Broken glass

My roommate smashed her water bottle on the road because she put it on top of her car and forgot about it. She was paranoid that the glass shards would get stuck in her tire, so I tried to get every last drop of the tiny pieces in the pockets of the asphalt. She rolled back with her car, and I inspected her tires as my index finger spouted blood. I wiped in on a box and threw it away.

The next morning, I heard a crash from the kitchen at 6:30 a.m. Lily had knocked over her mason jar, but she was unashamed, purring and galloping around the house like she was proud that she had caused a ruckus. With no broom to our name, I wet a paper towel and wiped the floor so every last fleck was stuck to its fibers and lived safely in the garbage. A new red cut on my hand.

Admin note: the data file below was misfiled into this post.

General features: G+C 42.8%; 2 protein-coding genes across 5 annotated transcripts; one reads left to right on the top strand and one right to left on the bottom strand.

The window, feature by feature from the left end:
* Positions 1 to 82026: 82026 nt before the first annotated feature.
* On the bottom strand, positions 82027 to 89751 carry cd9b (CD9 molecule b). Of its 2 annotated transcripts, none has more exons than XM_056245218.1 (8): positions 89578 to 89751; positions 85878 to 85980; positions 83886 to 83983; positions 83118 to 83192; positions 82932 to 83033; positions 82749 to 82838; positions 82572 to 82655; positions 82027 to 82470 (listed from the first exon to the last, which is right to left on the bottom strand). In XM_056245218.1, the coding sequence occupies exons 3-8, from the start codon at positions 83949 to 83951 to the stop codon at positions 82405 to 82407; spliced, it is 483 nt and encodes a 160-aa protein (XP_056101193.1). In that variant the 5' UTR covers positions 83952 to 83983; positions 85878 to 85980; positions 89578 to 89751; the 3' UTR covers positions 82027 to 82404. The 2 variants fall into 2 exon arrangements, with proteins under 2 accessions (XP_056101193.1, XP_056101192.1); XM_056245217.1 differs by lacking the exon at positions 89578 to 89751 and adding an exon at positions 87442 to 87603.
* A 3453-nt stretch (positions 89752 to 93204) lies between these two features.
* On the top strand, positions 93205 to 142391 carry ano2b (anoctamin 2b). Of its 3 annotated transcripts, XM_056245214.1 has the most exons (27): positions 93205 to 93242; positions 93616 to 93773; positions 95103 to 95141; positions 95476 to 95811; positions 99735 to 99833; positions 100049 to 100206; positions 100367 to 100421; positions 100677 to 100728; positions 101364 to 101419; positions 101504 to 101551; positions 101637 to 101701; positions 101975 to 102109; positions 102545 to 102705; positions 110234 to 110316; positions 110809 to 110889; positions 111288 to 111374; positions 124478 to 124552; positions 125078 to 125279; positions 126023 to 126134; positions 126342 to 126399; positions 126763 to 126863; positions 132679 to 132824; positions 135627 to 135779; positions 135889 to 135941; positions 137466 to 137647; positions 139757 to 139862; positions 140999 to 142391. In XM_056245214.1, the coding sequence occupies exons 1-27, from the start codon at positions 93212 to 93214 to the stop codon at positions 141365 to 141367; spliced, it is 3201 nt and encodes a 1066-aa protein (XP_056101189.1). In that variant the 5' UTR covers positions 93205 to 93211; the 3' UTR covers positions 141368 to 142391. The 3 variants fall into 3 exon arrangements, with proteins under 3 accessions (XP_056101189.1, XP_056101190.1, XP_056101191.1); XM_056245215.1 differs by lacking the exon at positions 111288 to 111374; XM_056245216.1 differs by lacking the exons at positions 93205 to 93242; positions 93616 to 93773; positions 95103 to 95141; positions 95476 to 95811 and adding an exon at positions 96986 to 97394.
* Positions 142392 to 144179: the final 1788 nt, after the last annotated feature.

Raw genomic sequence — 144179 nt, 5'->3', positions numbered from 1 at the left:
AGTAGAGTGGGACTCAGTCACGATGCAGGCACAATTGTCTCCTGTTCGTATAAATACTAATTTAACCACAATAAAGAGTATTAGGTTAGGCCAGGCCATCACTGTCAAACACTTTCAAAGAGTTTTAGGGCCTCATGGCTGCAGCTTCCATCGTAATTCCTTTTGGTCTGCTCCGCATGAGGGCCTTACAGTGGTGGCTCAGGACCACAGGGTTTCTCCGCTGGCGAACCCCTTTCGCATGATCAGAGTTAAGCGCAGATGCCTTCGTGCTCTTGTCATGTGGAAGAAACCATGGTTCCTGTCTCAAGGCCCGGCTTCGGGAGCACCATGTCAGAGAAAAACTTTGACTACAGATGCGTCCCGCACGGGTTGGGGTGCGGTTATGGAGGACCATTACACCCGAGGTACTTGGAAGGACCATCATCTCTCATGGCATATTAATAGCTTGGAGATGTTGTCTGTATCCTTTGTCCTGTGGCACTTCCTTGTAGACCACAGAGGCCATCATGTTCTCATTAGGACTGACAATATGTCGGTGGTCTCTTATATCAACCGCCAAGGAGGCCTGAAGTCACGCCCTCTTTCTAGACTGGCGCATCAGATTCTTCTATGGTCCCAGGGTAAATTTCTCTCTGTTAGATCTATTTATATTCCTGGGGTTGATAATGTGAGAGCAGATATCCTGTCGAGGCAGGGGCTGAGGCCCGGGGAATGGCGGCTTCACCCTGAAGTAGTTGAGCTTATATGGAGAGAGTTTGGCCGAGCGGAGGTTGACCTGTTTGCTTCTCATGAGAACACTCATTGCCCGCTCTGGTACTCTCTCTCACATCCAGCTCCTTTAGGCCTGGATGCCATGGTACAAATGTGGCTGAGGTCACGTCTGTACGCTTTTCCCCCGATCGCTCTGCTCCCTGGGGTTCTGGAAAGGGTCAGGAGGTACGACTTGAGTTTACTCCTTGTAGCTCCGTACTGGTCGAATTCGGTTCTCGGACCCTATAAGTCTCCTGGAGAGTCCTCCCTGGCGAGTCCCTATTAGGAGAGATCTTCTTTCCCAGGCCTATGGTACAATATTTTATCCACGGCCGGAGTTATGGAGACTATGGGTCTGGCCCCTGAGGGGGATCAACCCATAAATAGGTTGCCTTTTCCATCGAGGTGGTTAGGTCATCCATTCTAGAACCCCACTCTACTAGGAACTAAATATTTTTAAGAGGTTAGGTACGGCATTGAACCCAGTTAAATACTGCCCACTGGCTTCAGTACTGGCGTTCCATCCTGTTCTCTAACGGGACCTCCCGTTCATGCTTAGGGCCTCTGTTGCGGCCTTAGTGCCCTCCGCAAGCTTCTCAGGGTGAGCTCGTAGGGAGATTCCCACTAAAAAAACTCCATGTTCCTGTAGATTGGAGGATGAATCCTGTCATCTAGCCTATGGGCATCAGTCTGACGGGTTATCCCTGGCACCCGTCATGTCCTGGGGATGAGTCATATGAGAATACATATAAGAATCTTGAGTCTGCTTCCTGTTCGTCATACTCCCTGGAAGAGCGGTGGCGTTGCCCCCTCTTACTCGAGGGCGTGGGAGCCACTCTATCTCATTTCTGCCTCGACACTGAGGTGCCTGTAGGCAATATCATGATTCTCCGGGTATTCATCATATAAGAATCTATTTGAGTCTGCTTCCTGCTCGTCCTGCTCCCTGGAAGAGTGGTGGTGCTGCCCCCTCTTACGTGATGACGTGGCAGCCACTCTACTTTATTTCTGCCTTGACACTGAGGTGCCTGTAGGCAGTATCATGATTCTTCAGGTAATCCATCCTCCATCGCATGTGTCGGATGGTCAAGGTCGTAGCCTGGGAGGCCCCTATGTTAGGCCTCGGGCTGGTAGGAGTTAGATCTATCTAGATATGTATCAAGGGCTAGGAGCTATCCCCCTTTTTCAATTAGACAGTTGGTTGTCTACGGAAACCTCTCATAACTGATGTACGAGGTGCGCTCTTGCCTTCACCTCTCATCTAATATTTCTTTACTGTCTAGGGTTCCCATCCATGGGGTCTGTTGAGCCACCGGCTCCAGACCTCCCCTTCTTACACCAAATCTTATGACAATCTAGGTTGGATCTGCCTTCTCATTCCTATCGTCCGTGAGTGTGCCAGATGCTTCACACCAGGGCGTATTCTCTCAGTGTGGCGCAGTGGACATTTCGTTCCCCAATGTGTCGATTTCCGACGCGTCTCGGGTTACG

Later, intrigued by the proximity of the two shatterings, I asked my roommate how she would analyze the situation. She said that it was the universe testing her to see how easily she can pick up her broken pieces and move on. “What did you think it was?” I told her it was a bad omen, and she put her fingers to her temples and said, “Cancel, clear, cancel, clear, cancel, clear.”

I wanted to say that it was a metaphor for me having to pick up other people’s messes and moving on. It’s funny how self-absorbed we both are.

Published by Emilee Lindner

I’m a writer, cat fancier and lover of all things autumn.

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